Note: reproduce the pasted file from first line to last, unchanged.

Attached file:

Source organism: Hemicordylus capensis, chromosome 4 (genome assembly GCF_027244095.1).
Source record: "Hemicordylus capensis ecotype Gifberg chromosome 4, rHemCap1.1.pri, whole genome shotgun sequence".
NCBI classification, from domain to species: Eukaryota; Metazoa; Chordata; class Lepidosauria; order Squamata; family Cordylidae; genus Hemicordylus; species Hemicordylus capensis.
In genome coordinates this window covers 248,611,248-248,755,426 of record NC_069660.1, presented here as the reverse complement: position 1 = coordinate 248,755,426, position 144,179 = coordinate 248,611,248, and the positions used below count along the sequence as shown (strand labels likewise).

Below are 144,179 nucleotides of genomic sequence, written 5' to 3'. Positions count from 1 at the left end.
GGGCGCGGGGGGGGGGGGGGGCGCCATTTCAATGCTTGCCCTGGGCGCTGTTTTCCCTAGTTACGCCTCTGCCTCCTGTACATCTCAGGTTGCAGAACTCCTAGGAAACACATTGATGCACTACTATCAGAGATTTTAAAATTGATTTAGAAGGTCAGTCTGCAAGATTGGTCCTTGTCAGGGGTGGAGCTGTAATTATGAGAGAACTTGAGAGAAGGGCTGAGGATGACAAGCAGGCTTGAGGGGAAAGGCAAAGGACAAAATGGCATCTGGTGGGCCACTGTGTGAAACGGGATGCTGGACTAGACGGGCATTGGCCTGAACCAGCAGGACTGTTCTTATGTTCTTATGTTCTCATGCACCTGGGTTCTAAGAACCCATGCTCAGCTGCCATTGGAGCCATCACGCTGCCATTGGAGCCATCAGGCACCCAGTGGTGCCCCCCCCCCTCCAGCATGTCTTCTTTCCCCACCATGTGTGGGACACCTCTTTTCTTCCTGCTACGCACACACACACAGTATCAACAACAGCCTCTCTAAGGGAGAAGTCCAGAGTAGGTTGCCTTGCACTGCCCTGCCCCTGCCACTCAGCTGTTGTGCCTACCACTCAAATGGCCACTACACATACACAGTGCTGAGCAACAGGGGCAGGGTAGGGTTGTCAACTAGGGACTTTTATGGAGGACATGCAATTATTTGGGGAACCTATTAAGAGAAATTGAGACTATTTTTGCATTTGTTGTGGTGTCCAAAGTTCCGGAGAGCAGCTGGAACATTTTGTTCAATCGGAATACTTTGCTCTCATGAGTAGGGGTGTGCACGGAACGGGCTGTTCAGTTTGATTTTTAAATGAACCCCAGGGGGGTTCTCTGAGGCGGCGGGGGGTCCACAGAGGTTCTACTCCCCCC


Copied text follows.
Source organism: Hemicordylus capensis, chromosome 4 (genome assembly GCF_027244095.1).
Source record: "Hemicordylus capensis ecotype Gifberg chromosome 4, rHemCap1.1.pri, whole genome shotgun sequence".
NCBI classification, from domain to species: Eukaryota; Metazoa; Chordata; class Lepidosauria; order Squamata; family Cordylidae; genus Hemicordylus; species Hemicordylus capensis.
In genome coordinates this window covers 248,611,248-248,755,426 of record NC_069660.1, presented here as the reverse complement: position 1 = coordinate 248,755,426, position 144,179 = coordinate 248,611,248, and the positions used below count along the sequence as shown (strand labels likewise).

Below are 144,179 nucleotides of genomic sequence, written 5' to 3'. Positions count from 1 at the left end.
GGGCGCGGGGGGGGGGGGGGGCGCCATTTCAATGCTTGCCCTGGGCGCTGTTTTCCCTAGTTACGCCTCTGCCTCCTGTACATCTCAGGTTGCAGAACTCCTAGGAAACACATTGATGCACTACTATCAGAGATTTTAAAATTGATTTAGAAGGTCAGTCTGCAAGATTGGTCCTTGTCAGGGGTGGAGCTGTAATTATGAGAGAACTTGAGAGAAGGGCTGAGGATGACAAGCAGGCTTGAGGGGAAAGGCAAAGGACAAAATGGCATCTGGTGGGCCACTGTGTGAAACGGGATGCTGGACTAGACGGGCATTGGCCTGAACCAGCAGGACTGTTCTTATGTTCTTATGTTCTCATGCACCTGGGTTCTAAGAACCCATGCTCAGCTGCCATTGGAGCCATCACGCTGCCATTGGAGCCATCAGGCACCCAGTGGTGCCCCCCCCCCTCCAGCATGTCTTCTTTCCCCACCATGTGTGGGACACCTCTTTTCTTCCTGCTACGCACACACACACAGTATCAACAACAGCCTCTCTAAGGGAGAAGTCCAGAGTAGGTTGCCTTGCACTGCCCTGCCCCTGCCACTCAGCTGTTGTGCCTACCACTCAAATGGCCACTACACATACACAGTGCTGAGCAACAGGGGCAGGGTAGGGTTGTCAACTAGGGACTTTTATGGAGGACATGCAATTATTTGGGGAACCTATTAAGAGAAATTGAGACTATTTTTGCATTTGTTGTGGTGTCCAAAGTTCCGGAGAGCAGCTGGAACATTTTGTTCAATCGGAATACTTTGCTCTCATGAGTAGGGGTGTGCACGGAACGGGCTGTTCAGTTTGATTTTTAAATGAACCCCAGGGGGGTTCTCTGAGGCGGCGGGGGGTCCACAGAGGTTCTACTCCCCCC